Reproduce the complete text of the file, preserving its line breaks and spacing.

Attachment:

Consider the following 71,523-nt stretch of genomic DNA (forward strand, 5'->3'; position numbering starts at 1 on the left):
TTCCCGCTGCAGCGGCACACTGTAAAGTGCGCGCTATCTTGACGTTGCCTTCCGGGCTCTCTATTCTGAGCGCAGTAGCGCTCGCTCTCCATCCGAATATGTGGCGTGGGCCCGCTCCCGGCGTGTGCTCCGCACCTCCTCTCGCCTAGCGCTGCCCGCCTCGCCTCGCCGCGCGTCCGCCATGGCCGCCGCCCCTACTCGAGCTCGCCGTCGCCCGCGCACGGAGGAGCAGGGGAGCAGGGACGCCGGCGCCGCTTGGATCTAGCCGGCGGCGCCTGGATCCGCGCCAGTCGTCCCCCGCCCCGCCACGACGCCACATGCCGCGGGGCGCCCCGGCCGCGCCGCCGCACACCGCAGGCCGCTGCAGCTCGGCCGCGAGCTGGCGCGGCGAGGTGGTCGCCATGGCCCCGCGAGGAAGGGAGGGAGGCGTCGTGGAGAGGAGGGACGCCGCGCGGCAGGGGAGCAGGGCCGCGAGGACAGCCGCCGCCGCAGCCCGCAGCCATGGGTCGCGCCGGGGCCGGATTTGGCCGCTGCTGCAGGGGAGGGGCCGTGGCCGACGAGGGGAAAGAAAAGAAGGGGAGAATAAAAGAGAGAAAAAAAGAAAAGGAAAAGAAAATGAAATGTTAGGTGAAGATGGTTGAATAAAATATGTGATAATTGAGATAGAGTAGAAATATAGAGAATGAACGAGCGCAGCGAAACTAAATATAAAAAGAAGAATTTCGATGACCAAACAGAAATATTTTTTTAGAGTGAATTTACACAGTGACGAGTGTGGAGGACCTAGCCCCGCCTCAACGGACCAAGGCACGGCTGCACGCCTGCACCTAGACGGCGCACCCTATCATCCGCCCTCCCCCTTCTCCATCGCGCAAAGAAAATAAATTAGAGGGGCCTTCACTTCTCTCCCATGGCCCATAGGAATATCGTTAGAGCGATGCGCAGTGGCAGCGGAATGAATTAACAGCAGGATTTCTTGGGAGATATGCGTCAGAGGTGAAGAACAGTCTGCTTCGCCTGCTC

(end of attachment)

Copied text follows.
Consider the following 71,523-nt stretch of genomic DNA (forward strand, 5'->3'; position numbering starts at 1 on the left):
TTCCCGCTGCAGCGGCACACTGTAAAGTGCGCGCTATCTTGACGTTGCCTTCCGGGCTCTCTATTCTGAGCGCAGTAGCGCTCGCTCTCCATCCGAATATGTGGCGTGGGCCCGCTCCCGGCGTGTGCTCCGCACCTCCTCTCGCCTAGCGCTGCCCGCCTCGCCTCGCCGCGCGTCCGCCATGGCCGCCGCCCCTACTCGAGCTCGCCGTCGCCCGCGCACGGAGGAGCAGGGGAGCAGGGACGCCGGCGCCGCTTGGATCTAGCCGGCGGCGCCTGGATCCGCGCCAGTCGTCCCCCGCCCCGCCACGACGCCACATGCCGCGGGGCGCCCCGGCCGCGCCGCCGCACACCGCAGGCCGCTGCAGCTCGGCCGCGAGCTGGCGCGGCGAGGTGGTCGCCATGGCCCCGCGAGGAAGGGAGGGAGGCGTCGTGGAGAGGAGGGACGCCGCGCGGCAGGGGAGCAGGGCCGCGAGGACAGCCGCCGCCGCAGCCCGCAGCCATGGGTCGCGCCGGGGCCGGATTTGGCCGCTGCTGCAGGGGAGGGGCCGTGGCCGACGAGGGGAAAGAAAAGAAGGGGAGAATAAAAGAGAGAAAAAAAGAAAAGGAAAAGAAAATGAAATGTTAGGTGAAGATGGTTGAATAAAATATGTGATAATTGAGATAGAGTAGAAATATAGAGAATGAACGAGCGCAGCGAAACTAAATATAAAAAGAAGAATTTCGATGACCAAACAGAAATATTTTTTTAGAGTGAATTTACACAGTGACGAGTGTGGAGGACCTAGCCCCGCCTCAACGGACCAAGGCACGGCTGCACGCCTGCACCTAGACGGCGCACCCTATCATCCGCCCTCCCCCTTCTCCATCGCGCAAAGAAAATAAATTAGAGGGGCCTTCACTTCTCTCCCATGGCCCATAGGAATATCGTTAGAGCGATGCGCAGTGGCAGCGGAATGAATTAACAGCAGGATTTCTTGGGAGATATGCGTCAGAGGTGAAGAACAGTCTGCTTCGCCTGCTC